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THE SCHOOL OF BARBIZON by Adrian Darmon
10 January 2007

Cet article se compose de 5 pages.
1 2 3 4 5

Théodor Rousseau
Les chênes en forêt de Fontainbleau

Strangely enough the French public was not attracted by the paintings of the Barbizon artists while these came quickly much in demand in the U.S, in England or in Russia.

The other founders of this school were Narcisse Diaz, Daubigny, Troyon and Dupré but these painters were supplanted by the Impressionist artists at the end of the 19th Century. As a result their movement only lasted 45 years between 1830 and 1875.

Before evoking these legendary painters,such as Théodore Rousseau, Jean-François Millet or Camille Corot, it seems essential to stress the role of Georges Michel, born 1763, who showed his interest in the Montmartre and the St Denis plains landscapes after giving up a career as a classical painter.

Much attracted by Dutch landcsape painters of the 17th Century, Michel was first influenced by Demarne at the end of the 18th Century and painted landscapes which later inspired many artists from the school of Barbizon. Before him, Lazare Bruandet, who had sought refuge in the Fontainebleau forest after murdering his mistress, had had the occasion of painting some admirable scenes which, with those of Lantara, were among the first to have ever been produced in that area.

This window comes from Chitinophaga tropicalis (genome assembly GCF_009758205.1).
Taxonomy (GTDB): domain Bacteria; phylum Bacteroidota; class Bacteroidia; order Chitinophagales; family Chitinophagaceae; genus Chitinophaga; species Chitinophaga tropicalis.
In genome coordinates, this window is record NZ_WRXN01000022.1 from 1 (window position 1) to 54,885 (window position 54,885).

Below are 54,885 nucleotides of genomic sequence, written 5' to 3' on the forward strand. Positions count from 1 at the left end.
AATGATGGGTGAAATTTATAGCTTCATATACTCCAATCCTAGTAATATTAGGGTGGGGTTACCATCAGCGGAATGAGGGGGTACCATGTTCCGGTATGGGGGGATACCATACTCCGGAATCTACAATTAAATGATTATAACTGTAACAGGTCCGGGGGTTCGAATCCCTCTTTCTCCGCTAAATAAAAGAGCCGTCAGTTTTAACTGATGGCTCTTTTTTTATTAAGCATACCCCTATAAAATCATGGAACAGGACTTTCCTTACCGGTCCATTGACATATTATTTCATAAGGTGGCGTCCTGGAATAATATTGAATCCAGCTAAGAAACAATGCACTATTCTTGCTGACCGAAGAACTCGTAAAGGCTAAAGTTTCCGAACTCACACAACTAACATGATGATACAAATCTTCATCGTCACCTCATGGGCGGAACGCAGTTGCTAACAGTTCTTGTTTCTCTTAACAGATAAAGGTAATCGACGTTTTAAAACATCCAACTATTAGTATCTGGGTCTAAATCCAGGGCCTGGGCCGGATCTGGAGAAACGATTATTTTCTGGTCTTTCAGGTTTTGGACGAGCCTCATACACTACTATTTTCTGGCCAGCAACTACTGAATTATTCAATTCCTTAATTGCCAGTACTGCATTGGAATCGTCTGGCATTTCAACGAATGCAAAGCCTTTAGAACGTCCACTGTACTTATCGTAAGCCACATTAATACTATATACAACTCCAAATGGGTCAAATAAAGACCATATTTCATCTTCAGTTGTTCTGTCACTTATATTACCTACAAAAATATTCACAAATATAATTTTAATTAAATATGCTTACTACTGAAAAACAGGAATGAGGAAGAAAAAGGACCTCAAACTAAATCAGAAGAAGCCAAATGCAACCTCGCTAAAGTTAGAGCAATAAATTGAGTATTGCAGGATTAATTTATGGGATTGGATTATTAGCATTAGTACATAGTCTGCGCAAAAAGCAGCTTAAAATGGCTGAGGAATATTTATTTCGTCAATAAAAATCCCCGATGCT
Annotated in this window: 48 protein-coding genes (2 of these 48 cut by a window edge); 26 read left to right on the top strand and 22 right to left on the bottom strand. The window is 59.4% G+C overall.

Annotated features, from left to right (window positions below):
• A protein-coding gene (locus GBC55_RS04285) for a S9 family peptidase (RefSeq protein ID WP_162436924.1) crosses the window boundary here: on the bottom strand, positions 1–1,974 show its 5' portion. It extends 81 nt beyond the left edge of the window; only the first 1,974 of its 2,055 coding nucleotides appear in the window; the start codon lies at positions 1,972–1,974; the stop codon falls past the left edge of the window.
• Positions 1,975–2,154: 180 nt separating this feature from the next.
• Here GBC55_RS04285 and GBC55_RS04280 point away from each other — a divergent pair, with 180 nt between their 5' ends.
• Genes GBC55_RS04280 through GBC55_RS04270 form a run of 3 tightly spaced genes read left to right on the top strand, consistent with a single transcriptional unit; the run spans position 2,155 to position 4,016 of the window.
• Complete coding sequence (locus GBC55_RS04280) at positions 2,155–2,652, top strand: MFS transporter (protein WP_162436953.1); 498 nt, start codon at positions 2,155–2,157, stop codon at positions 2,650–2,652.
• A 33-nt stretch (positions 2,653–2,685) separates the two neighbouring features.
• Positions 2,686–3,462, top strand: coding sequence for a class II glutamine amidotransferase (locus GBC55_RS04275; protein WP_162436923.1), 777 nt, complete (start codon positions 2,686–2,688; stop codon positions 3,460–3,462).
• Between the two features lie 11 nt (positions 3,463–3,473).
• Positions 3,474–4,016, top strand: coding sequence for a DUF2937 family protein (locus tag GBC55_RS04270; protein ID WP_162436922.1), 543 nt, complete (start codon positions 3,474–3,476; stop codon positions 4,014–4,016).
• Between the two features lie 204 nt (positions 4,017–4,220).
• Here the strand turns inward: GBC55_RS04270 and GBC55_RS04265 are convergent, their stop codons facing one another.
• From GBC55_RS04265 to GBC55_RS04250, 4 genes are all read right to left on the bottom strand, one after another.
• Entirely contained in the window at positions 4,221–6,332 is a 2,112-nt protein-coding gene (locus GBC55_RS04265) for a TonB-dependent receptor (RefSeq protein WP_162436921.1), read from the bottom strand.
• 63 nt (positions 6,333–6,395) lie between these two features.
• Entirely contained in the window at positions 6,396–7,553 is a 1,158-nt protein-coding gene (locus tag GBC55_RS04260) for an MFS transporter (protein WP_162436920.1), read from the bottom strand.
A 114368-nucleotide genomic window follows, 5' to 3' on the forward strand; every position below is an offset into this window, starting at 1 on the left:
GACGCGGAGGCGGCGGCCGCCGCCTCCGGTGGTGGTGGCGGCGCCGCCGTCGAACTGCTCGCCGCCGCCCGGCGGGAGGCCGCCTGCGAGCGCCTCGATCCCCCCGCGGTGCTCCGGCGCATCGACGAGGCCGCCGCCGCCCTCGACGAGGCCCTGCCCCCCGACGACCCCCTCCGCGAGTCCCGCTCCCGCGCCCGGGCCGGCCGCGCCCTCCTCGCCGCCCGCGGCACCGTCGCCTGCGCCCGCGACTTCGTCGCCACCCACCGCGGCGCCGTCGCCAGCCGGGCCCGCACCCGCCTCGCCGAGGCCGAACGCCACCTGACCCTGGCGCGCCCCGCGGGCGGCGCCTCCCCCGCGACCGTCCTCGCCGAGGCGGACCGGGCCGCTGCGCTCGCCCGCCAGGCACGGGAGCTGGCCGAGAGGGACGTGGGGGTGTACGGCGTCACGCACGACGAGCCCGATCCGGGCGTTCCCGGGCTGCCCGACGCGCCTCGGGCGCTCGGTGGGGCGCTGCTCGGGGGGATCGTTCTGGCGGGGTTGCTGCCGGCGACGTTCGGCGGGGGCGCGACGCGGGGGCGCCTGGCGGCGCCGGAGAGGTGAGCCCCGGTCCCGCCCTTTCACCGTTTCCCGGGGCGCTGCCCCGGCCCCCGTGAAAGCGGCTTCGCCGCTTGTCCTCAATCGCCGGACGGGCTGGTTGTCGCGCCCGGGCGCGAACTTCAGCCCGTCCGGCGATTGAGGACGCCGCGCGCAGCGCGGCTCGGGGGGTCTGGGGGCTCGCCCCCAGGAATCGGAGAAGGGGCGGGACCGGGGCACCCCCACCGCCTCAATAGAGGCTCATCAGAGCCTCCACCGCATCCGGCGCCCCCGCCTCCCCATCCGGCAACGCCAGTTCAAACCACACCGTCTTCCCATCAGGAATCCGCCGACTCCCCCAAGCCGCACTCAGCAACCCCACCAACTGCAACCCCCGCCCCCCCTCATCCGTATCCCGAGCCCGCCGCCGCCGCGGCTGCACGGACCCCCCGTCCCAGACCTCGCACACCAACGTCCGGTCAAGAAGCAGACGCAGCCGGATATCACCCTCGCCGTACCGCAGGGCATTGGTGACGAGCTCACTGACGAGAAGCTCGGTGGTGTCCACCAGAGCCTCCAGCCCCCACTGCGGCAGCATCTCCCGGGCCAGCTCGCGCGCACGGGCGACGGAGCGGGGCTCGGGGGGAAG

Constant Troyon
Landscape near Paris, circa 1849

Landscape painting had already met some tremendous success with many English painters at the end of the 18th Century and it was in London that Gericault and Delacroix discovered the works of Gainsborough, Constable and Turner. After them came Bonington, a great master who however died young. However, the determining event was the Salon of 1824 where Constable exhibited three of his paintings.

His technique left its mark on many French artists, notably Gericault and Delacroix who soon became interested in the representation of light and it is also true that Constable impressed Troyon, Courbet, Daubigny and many others.

Paul Huet, another painter drew their attention as he had already painted landscapes at 13 et well before Boudin, had played with the luminous effect of the Honfleur sky. Huet met Bonington in 1819 and both artists worked together during a certain period of time. However, Huet had a more romantic soul and was not a naturalist painter frankly speaking. That is why he never came so much close to the Barbizon artists.

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